- Google’s Compute Engine cloud service went down unexpectedly for 18 minutes on Monday for nearly all of its customers.
- The outage occurred from 7:09 pm until 7:27 pm Pacific Time, but did not interrupt the company's regular services, like Gmail or maps.
- Google published a long explanation and an apology on Wednesday and offered to credit customers 10% to 25% of their monthly bill.
Google said they fully understand what caused the problem and the Google Compute Engine was not in danger of another shutdown.
In a nutshell, the outage was caused when an update underway on the network hit a bug. The automated failsafe software—which should have caught the problem and automatically fixed it—then hit a bug too. The software glitched, sending the wrong technical information throughout the network, forcing the entire network to go down.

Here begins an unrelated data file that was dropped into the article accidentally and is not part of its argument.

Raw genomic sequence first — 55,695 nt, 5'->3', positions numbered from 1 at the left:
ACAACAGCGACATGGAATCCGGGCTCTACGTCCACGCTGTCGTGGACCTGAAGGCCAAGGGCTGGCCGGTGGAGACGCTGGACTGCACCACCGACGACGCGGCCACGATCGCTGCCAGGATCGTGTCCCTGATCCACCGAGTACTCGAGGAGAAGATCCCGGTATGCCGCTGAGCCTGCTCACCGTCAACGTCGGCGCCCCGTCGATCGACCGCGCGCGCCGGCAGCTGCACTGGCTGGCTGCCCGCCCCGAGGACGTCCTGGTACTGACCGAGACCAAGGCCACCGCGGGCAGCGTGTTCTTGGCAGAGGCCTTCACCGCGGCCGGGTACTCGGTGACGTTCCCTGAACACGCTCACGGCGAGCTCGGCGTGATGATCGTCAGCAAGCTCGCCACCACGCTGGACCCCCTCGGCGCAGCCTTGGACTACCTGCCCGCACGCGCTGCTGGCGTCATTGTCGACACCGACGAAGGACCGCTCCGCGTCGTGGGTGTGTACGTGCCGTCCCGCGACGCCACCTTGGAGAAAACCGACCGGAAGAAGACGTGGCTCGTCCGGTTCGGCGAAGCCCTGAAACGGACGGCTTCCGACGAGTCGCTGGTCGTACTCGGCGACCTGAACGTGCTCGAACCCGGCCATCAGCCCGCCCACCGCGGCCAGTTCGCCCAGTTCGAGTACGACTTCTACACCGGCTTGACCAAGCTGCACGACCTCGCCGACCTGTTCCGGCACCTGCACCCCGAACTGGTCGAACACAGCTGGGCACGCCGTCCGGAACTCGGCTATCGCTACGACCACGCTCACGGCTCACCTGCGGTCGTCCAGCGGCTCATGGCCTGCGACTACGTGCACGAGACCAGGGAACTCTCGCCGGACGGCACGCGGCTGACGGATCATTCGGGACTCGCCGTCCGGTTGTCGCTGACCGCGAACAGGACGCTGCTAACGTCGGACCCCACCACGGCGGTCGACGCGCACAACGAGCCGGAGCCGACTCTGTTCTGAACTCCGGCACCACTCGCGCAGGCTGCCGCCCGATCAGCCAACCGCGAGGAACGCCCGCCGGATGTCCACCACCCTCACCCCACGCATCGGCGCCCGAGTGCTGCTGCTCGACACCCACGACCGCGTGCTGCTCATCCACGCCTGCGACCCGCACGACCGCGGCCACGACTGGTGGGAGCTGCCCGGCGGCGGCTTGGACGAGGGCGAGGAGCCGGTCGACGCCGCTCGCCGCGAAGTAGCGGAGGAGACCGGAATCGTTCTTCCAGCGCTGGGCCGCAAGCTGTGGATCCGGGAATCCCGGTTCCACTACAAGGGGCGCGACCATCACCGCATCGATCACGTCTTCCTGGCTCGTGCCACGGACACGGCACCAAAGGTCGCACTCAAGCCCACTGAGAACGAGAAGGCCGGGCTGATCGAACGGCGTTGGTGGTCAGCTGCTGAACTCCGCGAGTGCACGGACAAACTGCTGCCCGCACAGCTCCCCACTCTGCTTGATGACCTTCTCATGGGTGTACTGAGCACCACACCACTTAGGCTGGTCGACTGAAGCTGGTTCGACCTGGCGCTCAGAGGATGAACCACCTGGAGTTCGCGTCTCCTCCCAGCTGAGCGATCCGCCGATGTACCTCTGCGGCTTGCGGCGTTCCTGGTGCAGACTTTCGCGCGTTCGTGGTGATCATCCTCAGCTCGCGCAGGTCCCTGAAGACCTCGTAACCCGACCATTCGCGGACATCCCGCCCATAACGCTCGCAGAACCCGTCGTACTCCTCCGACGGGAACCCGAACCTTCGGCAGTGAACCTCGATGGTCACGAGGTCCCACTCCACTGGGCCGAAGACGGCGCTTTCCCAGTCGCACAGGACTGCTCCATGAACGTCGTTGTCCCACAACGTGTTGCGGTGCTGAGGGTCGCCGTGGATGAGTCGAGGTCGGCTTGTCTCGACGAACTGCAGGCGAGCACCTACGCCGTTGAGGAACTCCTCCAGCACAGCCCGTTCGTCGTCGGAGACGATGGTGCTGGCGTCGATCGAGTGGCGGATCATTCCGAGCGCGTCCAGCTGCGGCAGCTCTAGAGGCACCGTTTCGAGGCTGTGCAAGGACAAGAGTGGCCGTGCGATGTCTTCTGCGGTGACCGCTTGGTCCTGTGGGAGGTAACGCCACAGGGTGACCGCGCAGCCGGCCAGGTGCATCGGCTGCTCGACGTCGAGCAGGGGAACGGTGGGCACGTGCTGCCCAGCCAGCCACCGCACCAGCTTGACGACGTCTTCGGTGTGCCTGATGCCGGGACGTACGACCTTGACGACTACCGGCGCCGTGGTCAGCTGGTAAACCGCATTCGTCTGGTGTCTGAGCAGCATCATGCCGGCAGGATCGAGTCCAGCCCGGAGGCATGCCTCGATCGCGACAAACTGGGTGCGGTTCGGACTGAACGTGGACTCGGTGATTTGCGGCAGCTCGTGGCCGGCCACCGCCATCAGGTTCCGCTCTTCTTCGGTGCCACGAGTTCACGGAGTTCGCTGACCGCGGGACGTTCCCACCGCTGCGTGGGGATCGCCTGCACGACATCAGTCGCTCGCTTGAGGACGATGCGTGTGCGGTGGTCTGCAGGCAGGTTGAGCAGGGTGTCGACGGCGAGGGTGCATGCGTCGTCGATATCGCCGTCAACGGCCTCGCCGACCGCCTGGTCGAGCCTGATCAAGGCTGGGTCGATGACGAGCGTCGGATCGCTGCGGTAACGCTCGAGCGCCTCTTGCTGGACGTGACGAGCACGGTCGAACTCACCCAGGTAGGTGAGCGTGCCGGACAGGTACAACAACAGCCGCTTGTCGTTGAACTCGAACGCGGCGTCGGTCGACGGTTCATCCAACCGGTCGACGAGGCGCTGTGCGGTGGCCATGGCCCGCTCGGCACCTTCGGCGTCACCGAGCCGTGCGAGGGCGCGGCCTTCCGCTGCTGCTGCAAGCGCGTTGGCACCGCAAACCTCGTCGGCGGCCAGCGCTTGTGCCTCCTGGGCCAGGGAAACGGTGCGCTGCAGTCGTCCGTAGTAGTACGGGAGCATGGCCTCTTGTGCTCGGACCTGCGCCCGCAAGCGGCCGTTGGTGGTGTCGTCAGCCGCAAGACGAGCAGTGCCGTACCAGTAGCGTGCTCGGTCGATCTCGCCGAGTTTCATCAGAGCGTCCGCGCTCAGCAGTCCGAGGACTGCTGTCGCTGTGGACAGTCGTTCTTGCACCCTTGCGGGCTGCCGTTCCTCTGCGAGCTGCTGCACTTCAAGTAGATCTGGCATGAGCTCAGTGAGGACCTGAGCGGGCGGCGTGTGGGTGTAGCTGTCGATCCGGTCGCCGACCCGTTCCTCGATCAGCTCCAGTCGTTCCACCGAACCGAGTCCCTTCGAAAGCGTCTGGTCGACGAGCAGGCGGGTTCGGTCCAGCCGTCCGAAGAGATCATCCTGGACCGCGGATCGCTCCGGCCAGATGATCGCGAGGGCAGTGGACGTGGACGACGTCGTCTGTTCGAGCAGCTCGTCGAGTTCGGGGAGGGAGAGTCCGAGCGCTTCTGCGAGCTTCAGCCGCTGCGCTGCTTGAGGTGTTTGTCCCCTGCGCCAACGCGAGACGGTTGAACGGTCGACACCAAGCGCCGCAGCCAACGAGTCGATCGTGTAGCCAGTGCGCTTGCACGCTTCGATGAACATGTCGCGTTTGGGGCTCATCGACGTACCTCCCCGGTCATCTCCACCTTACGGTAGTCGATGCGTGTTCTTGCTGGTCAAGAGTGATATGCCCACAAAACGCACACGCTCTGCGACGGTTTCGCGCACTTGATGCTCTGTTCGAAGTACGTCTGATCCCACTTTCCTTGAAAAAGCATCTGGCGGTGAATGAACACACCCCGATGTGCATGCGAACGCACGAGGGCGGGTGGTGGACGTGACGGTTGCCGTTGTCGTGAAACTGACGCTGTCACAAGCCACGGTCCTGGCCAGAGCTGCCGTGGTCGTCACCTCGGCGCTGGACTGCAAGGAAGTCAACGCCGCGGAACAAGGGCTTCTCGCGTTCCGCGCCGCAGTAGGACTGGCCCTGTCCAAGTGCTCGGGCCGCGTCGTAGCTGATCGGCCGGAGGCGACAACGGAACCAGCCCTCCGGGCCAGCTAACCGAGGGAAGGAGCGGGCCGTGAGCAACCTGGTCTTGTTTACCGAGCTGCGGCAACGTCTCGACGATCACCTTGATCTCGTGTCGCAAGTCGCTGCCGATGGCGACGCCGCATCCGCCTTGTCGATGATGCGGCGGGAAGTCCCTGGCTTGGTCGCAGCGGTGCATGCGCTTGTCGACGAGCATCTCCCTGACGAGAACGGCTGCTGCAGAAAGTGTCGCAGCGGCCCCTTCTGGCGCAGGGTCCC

Google said it has now made 14 distinct engineering changes to ensure this type of incident won’t happen again.
"This incident report is both longer and more detailed than usual precisely because we consider the April 11th event so important, and we want you to understand why it happened and what we are doing about it," said Benjamin Treynor Sloss, in writing about the problem on Google’s blog. "It is our hope that, by being transparent and providing considerable detail, we both help you to build more reliable services, and we demonstrate our ongoing commitment to offering you a reliable Google Cloud platform."
The crash came at a bad time for Google. The company began a major push on cloud this year in hopes of catching AWS. Google made a slew of announcements at Cloud Platform Next conference in San Francisco in March, where Diane Greene, Google’s head of cloud computing, argued that Google's cloud platform is ready to compete with cloud industry leaders.